I would always literally get lost in Ms. Du Maurier's books every time I read one. However, Jamaica Inn was a slightly different reading experience for me; I never entirely lost myself along the wild Cornish moors while I read this particular book. In my opinion, while this was still a very good story, I don't think it was Daphne du Maurier's best work. Although, I would still give Jamaica Inn by Daphne du Maurier an A! ( )
  moonshineandrosefire | Apr 15, 2015 |
Mary Yellan's mother dies. Her final request was that Mary seek shelter with her Aunt Patience. Mary soon discovers that Jamaica Inn is not respectable and that her aunt is putting up with a despicable husband who is both an alcoholic and a smuggler. While wandering on the moors, Mary encounters an albino clergyman. She finds herself falling in love with her uncle's horse-thieving brother. The characters are well drawn. The novel is dark. It's far from my favorite DuMaurier, but it was nice to revisit this book I'd read about 35 to 40 years ago. ( )
  thornton37814 | Apr 2, 2015 |
Showing 1-5 of 52 (next | show all)
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Author nameRoleType of authorWork?Status
Maurier, Daphne duprimary authorall editionsconfirmed
Dunant, SarahIntroductionsecondary authorsome editionsconfirmed
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Epigraph
Jamaica Inn stands today, hospitable and kindly, a temperance house on the twenty-mile road between Bodmin and Launceston.

In the following story of adventure I have pictured it as it might have been over a hundred and twenty years ago; and although existing place names figure in the pages, the characters and events described are entirely imaginary.

Daphne du Maurier
Bodinnick-by-Fowey
October 1935
Dedication
First words
It was a cold grey day in late November.
Jamaica Inn opens with echoes of Dracula: a carriage rattling through the desolate landscape and wild weather to a place where even the locals don't go, so ferocious is its reputation. (Introduction)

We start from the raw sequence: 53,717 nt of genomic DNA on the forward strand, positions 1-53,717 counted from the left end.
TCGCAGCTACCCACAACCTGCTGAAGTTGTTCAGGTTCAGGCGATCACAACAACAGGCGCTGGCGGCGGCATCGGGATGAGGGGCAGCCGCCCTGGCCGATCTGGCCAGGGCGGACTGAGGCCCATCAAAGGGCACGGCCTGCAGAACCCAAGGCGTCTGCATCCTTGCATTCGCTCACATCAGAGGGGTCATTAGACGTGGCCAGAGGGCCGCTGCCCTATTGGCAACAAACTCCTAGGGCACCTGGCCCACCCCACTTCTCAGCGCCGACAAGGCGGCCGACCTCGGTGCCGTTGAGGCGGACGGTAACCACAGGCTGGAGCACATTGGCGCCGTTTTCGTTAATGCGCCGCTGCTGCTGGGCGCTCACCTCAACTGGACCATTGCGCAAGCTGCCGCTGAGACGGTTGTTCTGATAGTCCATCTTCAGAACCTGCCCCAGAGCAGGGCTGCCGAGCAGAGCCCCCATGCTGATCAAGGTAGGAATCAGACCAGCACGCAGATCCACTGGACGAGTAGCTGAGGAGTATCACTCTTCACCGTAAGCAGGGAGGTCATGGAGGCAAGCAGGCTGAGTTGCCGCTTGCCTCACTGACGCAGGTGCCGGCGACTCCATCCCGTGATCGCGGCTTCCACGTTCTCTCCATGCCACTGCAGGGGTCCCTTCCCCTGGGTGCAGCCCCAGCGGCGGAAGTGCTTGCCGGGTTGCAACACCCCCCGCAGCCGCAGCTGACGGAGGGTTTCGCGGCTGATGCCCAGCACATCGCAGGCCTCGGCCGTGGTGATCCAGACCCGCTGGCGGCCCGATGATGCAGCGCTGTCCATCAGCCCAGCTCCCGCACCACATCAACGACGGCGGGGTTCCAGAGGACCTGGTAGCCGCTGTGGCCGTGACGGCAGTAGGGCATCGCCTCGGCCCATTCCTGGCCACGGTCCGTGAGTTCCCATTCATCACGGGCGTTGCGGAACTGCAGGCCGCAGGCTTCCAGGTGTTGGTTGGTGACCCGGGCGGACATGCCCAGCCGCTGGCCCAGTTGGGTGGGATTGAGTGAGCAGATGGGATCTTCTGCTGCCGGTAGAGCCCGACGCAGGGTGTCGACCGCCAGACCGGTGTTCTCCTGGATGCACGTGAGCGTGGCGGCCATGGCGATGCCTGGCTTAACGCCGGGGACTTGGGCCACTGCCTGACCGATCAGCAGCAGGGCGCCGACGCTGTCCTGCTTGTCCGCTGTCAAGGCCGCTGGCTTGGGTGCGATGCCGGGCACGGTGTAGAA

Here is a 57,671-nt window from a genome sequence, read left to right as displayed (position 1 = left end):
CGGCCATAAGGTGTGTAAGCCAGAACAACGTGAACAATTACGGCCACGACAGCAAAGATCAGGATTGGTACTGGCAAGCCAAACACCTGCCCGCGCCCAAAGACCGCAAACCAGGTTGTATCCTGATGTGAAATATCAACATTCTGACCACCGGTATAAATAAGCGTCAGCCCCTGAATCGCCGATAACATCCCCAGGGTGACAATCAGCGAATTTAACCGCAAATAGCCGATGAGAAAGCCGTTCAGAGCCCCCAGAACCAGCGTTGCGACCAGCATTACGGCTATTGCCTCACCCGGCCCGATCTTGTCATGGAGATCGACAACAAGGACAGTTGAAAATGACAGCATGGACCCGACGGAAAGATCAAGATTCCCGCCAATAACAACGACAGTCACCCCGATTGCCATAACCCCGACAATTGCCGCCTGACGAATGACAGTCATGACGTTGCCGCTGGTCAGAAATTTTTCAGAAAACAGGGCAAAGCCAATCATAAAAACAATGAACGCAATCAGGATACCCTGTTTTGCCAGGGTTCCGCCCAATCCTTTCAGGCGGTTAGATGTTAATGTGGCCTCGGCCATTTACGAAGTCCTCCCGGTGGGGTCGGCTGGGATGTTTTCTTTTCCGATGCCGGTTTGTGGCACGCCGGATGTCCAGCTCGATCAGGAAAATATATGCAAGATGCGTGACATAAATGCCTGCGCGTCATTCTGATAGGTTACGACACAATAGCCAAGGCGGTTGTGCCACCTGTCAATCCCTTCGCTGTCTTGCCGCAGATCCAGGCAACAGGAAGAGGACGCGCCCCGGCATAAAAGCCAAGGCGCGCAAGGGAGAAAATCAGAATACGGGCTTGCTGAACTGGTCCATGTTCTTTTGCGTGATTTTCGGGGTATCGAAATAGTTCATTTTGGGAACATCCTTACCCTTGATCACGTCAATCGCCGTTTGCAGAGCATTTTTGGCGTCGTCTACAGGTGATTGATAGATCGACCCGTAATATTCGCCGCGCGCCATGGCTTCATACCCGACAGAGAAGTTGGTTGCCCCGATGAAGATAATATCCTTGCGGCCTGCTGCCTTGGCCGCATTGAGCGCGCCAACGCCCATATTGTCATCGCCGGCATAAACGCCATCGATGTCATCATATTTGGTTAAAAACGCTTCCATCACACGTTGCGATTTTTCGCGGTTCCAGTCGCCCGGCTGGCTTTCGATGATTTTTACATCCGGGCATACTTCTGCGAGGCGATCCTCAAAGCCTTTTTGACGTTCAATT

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Book description
VIRAGO EDITION:
Her mother's dying request takes Mary Yellan on a sad journey across the bleak moorland of Cornwall to reach Jamaica Inn, the home of her Aunt Patience. With the coachman's warning echoing in her memory, Mary arrives at a dismal place to find Patience a changed woman, cowering from her overbearing husband, Joss Merlyn.

Affected by the Inn's brooding power, Mary is thwarted in her attention to reform her aunt, and unwillingly drawn into the dark deeds of Joss and his accomplices. And, as she struggles with events beyond her control, Mary is further thrown by her feelings for a man she dare not trust...
A huge success on first publication, Jamaica Inn is a dark and intriguing gothic tale that will remind readers of two other great classics, Jane Eyre and Wuthering Heights
Haiku summary

Amazon.com Amazon.com Review (ISBN 0380725398, Mass Market Paperback)

Jamaica Inn is a true classic. After the death of her mother, Mary Yellan travels to Jamaica Inn on the wild British moors to live with her Aunt Patience. The coachman warns her of the strange happenings there, but Mary is committed to remain at Jamaica Inn. Suddenly, her life is in the hands of strangers: her uncle, Joss Merlyn, whose crude ways repel her; Aunt Patience, who seems mentally unstable and perpetually frightened; and the enigmatic Francis Davey. But most importantly, Mary meets Jem Merlyn, Joss's younger brother, whose kisses make her heart race. Caught up in the danger at this inn of evil repute, Mary must survive murder, mystery, storms, and smugglers before she can build a life with Jem.

(retrieved from Amazon Thu, 12 Mar 2015 18:12:13 -0400)

(see all 3 descriptions)

The inn is derelict, and no decent folks will come to it, speaking of it in fearful whispers. When Mary Yellan joins her aunt, married to the owner, she soon finds she has but two friends on the wild moors--the mysterious parson and an insolent, likeable horsethief.… (more)

(summary from another edition)

» see all 7 descriptions